Cincinnati completed a $4 million, two-year contract with free agent Jack Hannahan, giving the NL Central champions added depth at third base.

Torres returned to the Giants, who gave him his first chance as a regular two years ago. The outfielder signed a $2 million, one-year contract with the reigning World Series champions after helping them to the 2010 title. He was traded to the Mets before last season.

``Great to have him back!'' manager Bruce Bochy wrote in a text message. ``He gives us that much more versatility and character in the clubhouse. Everybody loves Andres as a teammate.''

San Francisco also reached a minor league deal with right-hander Chad Gaudin, and Baltimore finalized a $2 million, one-year contract with McLouth.

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AP Sports Writers Ronald Blum, Dave Campbell, Jimmy Golen and Beth Harris and AP Baseball Writer Janie McCauley contributed to this report.

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Ervin Santana tosses 2-hitter as Twins beat Orioles

Ervin Santana tosses 2-hitter as Twins beat Orioles

BALTIMORE -- Ervin Santana pitched a two-hitter for his 10th career shutout, Brian Dozier homered and the surging Minnesota Twins beat the Baltimore Orioles 2-0 Tuesday night.

After banging out 21 hits in a 14-7 win over Baltimore on Monday, the AL Central-leading Twins relied on exceptional pitching to earn their ninth victory in 13 games.

Santana (7-2) struck out six, walked two and permitted only one runner past first base. The lone hits against the right-hander were a second-inning single by Welington Castillo and a single in the fifth by Jonathan Schoop.

It was Santana's 18th complete game, the second this season. He finished by retiring the last 14 batters.

Minnesota became the first team this season to capture a series at Camden Yards (the Orioles were 7-0-0). Now 16-5 on the road, the Twins on Wednesday will seek to complete their first three-game sweep in Baltimore since 1996.

Dylan Bundy (5-3) pitched well for the Orioles, but Santana was better. Bundy allowed two runs and six hits over seven innings, striking out seven and walking three.

Byron Buxton hit an RBI single in the fifth and Dozier connected in the seventh for a 2-0 lead.

A crowd of 13,294 endured a persistent rain shower that wasn't quite fierce enough to cause umpires to stop play.

The weather suited Santana just fine. He lowered his ERA to 1.80 and improved to 4-0 with a 0.31 ERA on the road.

MORE ORIOLES: 2017 MLB Power Rankings: Where do the Orioles place?

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Orioles look to rebound after losing 8 of last 11

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Orioles look to rebound after losing 8 of last 11

BALTIMORE  -- Dylan Bundy will try to rebound on Tuesday after his first non-quality start of the season. It will not be an easy task for the Baltimore Orioles right-hander.

Bundy (5-2, 2.97 ERA) will face Minnesota Twins ace Ervin Santana (6-2, 2.07) in the middle game of a three-game series at Camden Yards. Bundy has lasted at least six innings of each of his nine starts, but he did not give up more than three runs until his last outing.

The Detroit Tigers touched him up for six runs in six innings on Thursday in a 6-5 victory over the Orioles. Still, he made it through the sixth, which gave a tired Baltimore bullpen a break.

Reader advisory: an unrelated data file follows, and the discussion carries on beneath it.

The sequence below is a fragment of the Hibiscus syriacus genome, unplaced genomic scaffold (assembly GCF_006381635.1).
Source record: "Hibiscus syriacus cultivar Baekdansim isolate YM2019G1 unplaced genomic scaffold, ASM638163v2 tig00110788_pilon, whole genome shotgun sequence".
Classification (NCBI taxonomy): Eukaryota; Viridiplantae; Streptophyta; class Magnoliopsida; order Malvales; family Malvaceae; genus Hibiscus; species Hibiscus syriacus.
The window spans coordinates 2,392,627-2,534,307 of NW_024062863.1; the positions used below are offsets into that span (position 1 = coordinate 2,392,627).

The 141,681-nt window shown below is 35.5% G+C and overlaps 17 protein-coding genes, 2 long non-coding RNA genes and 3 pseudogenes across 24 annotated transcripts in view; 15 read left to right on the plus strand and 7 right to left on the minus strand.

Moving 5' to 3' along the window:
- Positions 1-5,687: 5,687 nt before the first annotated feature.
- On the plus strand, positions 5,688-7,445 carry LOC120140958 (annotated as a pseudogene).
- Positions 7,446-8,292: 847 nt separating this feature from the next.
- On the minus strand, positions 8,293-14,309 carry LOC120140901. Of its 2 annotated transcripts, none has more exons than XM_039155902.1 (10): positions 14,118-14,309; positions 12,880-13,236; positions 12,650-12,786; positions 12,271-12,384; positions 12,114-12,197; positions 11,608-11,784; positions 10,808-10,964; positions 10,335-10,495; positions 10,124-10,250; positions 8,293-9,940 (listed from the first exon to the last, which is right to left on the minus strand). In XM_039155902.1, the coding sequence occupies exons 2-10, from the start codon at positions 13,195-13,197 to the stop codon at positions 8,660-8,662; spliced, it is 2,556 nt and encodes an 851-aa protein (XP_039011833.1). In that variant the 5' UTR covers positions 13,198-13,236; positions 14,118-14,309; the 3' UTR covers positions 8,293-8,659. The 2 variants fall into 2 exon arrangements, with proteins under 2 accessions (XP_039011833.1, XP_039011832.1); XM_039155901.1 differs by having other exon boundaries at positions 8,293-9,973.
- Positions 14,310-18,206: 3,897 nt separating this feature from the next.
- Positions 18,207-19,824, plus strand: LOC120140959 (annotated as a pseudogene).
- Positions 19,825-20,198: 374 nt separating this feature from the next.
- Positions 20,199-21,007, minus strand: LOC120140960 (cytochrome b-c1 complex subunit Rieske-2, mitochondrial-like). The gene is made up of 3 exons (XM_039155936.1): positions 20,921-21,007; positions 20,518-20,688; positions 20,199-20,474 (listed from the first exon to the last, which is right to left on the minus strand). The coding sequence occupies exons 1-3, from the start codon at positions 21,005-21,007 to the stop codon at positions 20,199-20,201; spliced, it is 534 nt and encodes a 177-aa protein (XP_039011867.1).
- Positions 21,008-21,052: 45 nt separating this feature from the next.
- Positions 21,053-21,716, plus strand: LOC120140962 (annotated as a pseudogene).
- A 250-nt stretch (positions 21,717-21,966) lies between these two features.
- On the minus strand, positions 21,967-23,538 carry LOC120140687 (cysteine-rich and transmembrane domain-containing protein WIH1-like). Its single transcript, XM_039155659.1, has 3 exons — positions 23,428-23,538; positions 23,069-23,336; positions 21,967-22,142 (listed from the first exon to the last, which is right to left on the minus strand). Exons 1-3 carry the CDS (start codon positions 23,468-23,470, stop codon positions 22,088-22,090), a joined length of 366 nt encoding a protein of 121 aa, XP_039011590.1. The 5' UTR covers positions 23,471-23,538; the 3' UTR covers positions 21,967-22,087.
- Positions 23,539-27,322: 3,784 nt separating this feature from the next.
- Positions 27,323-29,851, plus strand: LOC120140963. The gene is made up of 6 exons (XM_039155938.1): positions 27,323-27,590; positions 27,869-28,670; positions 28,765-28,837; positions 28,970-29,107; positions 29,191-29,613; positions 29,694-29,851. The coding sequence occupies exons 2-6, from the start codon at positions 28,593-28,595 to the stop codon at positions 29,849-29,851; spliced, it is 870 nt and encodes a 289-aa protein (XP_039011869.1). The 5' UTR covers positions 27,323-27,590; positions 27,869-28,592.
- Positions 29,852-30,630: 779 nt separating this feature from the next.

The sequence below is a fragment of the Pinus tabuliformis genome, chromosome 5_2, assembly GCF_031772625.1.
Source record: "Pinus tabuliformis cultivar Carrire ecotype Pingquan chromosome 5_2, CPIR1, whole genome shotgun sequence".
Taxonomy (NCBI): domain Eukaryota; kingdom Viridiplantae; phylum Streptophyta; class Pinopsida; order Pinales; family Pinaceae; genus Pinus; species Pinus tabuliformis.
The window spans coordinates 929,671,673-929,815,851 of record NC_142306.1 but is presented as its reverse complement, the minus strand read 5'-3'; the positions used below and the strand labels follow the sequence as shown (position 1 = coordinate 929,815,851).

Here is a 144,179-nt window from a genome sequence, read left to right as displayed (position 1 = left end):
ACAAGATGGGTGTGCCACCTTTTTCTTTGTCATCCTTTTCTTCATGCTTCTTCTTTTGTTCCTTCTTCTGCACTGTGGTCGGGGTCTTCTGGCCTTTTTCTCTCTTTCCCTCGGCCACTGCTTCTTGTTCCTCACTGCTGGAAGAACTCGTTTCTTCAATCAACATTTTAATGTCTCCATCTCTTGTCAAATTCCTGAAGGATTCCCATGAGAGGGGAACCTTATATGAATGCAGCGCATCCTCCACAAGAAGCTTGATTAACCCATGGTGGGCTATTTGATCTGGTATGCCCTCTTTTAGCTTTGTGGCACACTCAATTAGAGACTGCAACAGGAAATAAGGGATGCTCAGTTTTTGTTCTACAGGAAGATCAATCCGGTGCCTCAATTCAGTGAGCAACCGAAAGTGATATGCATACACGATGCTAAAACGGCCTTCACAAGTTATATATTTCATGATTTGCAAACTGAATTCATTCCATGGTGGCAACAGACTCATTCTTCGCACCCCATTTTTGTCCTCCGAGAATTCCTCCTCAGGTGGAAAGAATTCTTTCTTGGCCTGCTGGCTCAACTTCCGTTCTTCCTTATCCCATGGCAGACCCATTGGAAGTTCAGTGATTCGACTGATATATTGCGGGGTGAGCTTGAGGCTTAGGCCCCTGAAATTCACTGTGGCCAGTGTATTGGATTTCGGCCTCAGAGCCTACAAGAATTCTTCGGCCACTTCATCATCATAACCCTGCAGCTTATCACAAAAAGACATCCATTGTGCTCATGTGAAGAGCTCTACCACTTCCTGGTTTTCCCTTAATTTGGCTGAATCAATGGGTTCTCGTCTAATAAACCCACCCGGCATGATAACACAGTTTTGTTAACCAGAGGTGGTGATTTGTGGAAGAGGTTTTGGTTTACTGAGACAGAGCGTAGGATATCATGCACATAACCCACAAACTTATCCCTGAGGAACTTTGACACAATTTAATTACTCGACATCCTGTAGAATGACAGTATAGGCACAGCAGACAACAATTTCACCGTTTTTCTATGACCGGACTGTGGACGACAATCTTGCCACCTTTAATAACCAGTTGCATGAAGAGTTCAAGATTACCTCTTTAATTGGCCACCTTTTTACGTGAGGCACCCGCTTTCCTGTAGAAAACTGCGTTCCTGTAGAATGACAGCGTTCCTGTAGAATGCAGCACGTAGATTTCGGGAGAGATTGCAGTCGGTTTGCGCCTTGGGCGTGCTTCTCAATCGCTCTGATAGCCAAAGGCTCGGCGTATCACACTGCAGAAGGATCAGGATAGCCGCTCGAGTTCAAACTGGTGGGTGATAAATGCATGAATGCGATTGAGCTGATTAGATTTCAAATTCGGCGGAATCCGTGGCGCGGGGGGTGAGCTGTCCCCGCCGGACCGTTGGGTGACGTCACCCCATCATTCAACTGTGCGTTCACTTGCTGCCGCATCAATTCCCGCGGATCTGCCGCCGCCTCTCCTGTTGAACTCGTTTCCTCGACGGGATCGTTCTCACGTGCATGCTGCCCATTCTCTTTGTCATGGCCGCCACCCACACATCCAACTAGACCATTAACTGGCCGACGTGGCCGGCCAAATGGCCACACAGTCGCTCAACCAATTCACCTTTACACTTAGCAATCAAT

RELATED: UPDATED MLB POWER RANKINGS

Bundy has pitched just once against Minnesota, throwing a scoreless inning last year. The Orioles will need his help after the Twins scored 12 consecutive runs and rallied from an early five-run deficit to post a 14-7 victory in the series opener Monday.

Orioles manager Buck Showalter wants his team to shake off the loss.

"If you're tough mentally. I don't think guys dwell on it," Showalter said. "But as long as they feel like there's a silver lining there, something that's coming that's going to get better, (that's good)."

Santana also is trying to rebound from a defeat. He gave up five runs on six hits in seven innings on Thursday, taking the loss against the Colorado Rockies.

Still, that was the fifth time in nine starts that Santana went at least seven innings. The 34-year old right-hander certainly has earned the respect of manager Paul Molitor.

"He's a poised pitcher who's not intimidated," Molitor said. "Since he's been here, he's pitched good baseball for Minnesota. In a very bleak season (last year), he was one of our lone bright spots. He's a guy who attacks with his fastball."

Santana, who is 4-5 with a 4.87 career ERA against the Orioles, ranks first in the majors in lowest opponents' batting average this year (.144).

The Orioles still are battling a number of injury issues. Manager Buck Showalter said before the game Monday that Ryan Flaherty, on the disabled list due to a strained shoulder, was getting a plasma-rich platelet injection before going out to do rehab work in Florida.

Manny Machado played on Monday after X-rays on his left hand were fine, and he went 1-for-3 with a walk and an RBI double. He was hit in the hand by a pitch on Sunday, and Showalter said the hand still was not perfect a day later.

The Orioles also recalled right-hander Tyler Wilson for some bullpen help on Monday after optioning right-hander Miguel Castro back to Double-A Bowie following the Sunday game. Wilson allowed six runs (four earned) on five hits in 1 1/3 innings Monday and took the loss.

Baltimore also reinstated right-hander Gabriel Ynoa (right hamstring strain) from the disabled list Monday and immediately optioned him back to Triple-A Norfolk.

The Twins, meanwhile, recalled right-hander Kyle Gibson (1-4) to start the series opener, and he allowed six runs in five innings but still got the win. He snapped a nine-start winless streak.

Thanks to a four-run fifth inning and six-run sixth, Minnesota improved its road record to 12-5.